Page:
Could Tuberculosis Become a Major Public Health Threat Again?
Tuberculosis still kills millions, here's what you need to know.
World Tuberculosis Day, celebrated annually on March 24, marks a day of raising awareness around the global epidemic of, you guessed it, tuberculosis. This day commemorates the anniversary of the Dr. Robert Koch’s discovery of the cause of tuberculosis in 1882.
On this day, it is important to remember Koch’s remarks on the eve of his discovery:
“If the importance of a disease for mankind is measured by the number of fatalities it causes, then tuberculosis must be considered much more important than those most feared infectious diseases, plague, cholera and the like.”
Tuberculosis, which is spread through the air, is caused by a contagious bacteria that often affects the lungs. Although the bacteria can remain latent in someone for a lifetime, once it becomes active it can be fatal if not properly treated.
Tuberculosis cases have undoubtedly declined since before Koch’s groundbreaking discovery, as the disease is now both preventable and curable. In fact, the number of tuberculosis deaths globally has fallen 22% since 2000 alone.
Despite these advances, tuberculosis is still one of the top ten causes of death worldwide, according to the World Health Organization, and still deserves the attention Koch called for over a century ago. Tuberculosis disproportionately affects individuals living in developing countries, with six countries (Indonesia, China, Nigeria, Pakistan and South Africa) accounting for 60% of new TB cases in 2015.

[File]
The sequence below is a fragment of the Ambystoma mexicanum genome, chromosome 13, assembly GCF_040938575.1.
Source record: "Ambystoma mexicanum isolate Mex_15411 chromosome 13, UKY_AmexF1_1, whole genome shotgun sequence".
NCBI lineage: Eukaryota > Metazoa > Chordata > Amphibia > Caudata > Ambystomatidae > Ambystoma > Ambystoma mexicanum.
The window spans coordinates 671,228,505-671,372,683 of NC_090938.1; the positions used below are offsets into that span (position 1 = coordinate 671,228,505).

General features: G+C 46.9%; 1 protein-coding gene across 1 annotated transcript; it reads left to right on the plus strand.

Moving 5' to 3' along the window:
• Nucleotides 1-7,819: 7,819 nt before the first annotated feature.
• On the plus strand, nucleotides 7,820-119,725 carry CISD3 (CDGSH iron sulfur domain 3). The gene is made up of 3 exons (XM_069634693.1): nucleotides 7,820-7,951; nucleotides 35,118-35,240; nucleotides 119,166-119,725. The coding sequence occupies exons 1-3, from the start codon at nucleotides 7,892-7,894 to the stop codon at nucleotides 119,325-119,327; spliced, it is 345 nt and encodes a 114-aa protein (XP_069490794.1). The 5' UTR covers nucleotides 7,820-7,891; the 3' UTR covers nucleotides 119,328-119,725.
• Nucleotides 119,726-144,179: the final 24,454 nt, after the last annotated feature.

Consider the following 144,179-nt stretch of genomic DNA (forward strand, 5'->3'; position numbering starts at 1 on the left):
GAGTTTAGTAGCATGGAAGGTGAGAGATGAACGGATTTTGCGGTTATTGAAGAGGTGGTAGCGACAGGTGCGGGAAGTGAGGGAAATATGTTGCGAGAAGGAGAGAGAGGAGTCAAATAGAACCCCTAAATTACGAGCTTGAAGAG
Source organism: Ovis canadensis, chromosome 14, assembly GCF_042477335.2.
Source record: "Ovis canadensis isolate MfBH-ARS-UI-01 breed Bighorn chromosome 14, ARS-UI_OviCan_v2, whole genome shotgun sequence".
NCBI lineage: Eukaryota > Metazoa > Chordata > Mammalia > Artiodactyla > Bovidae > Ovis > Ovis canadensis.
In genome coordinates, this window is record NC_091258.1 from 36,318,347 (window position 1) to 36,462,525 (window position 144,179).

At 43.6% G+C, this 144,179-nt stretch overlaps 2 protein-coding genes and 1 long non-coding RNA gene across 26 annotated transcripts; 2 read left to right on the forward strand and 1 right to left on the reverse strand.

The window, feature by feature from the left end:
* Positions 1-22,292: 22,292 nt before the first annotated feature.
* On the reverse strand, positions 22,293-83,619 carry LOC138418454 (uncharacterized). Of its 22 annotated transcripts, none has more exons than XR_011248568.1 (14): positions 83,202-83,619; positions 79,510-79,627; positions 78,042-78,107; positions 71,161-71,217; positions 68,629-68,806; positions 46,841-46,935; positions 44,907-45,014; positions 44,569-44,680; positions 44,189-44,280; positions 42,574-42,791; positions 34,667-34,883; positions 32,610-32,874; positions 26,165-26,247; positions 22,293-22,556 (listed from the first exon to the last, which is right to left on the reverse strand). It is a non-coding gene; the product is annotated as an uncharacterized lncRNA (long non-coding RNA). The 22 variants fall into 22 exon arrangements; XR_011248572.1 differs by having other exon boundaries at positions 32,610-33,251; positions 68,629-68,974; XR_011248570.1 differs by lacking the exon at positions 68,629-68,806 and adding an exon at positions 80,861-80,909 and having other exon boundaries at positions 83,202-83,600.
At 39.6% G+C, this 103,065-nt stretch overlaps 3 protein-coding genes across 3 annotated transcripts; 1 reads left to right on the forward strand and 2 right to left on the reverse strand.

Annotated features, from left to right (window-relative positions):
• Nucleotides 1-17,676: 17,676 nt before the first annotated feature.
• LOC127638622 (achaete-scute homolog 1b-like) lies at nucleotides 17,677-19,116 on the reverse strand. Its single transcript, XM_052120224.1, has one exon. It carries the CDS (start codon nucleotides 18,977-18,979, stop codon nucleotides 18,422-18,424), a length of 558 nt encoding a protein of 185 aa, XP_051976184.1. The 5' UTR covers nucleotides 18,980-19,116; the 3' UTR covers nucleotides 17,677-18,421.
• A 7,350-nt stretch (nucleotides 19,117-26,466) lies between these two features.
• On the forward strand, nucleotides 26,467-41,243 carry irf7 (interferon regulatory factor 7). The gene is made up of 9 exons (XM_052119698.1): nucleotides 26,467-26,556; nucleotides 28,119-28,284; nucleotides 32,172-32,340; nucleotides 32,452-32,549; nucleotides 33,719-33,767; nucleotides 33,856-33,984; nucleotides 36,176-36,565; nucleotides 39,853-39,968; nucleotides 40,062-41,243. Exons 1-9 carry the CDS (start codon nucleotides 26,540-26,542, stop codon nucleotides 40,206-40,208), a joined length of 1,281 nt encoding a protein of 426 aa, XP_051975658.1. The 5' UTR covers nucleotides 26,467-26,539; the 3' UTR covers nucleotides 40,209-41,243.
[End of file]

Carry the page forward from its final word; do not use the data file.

More recently, the rising threat of a global epidemic caused by multidrug-resistant TB (MDR-TB) remains pressing. In 2015, there was an estimated 480,000 new cases of MDR-TB around the world, with only 20 percent of these individuals receiving treatment. MDR-TB poses a unique threat, as it requires additional research and development of alternative cures because it resists all the most common treatments.
When the United Nations rolled out the Sustainable Development Goals in 2015, ending the tuberculosis epidemic by 2030 was included under Global Goal 3, Health. However, it remains to be seen what tangible actions the United Nations, and other organizations, will take towards making this a reality.
Steps are being taken to keep TB on the agenda. Later this year, the WHO, in partnership with the United Nations, is hosting a Global Ministerial Conference for organizing a multisectorial approach towards ending TB. This conference, then, will inform the UN high-level meeting on TB, to convene in 2018.
Read more: Why There’s Hope for the Global TB Epidemic
For now, organizations, such as the Global Fund, the Stop TB Partnership, and the Coalition for Epidemic Preparedness Innovations look to build infrastructure that can better tackle epidemics at the earliest possible opportunity. If recent Zika and Ebola outbreaks are any indication, these organizations aim to fill a much needed gap in the current global health system.
As of 2016, the WHO reported a US$1.6 billion funding gap for TB treatment implementation, and an additional US$1 billion funding gap for TB research and development.
Join Global Citizens by taking action now. Sign this petition calling on G20 leaders to put the necessary infrastructure and systems in place and invest in the prevention of pandemics.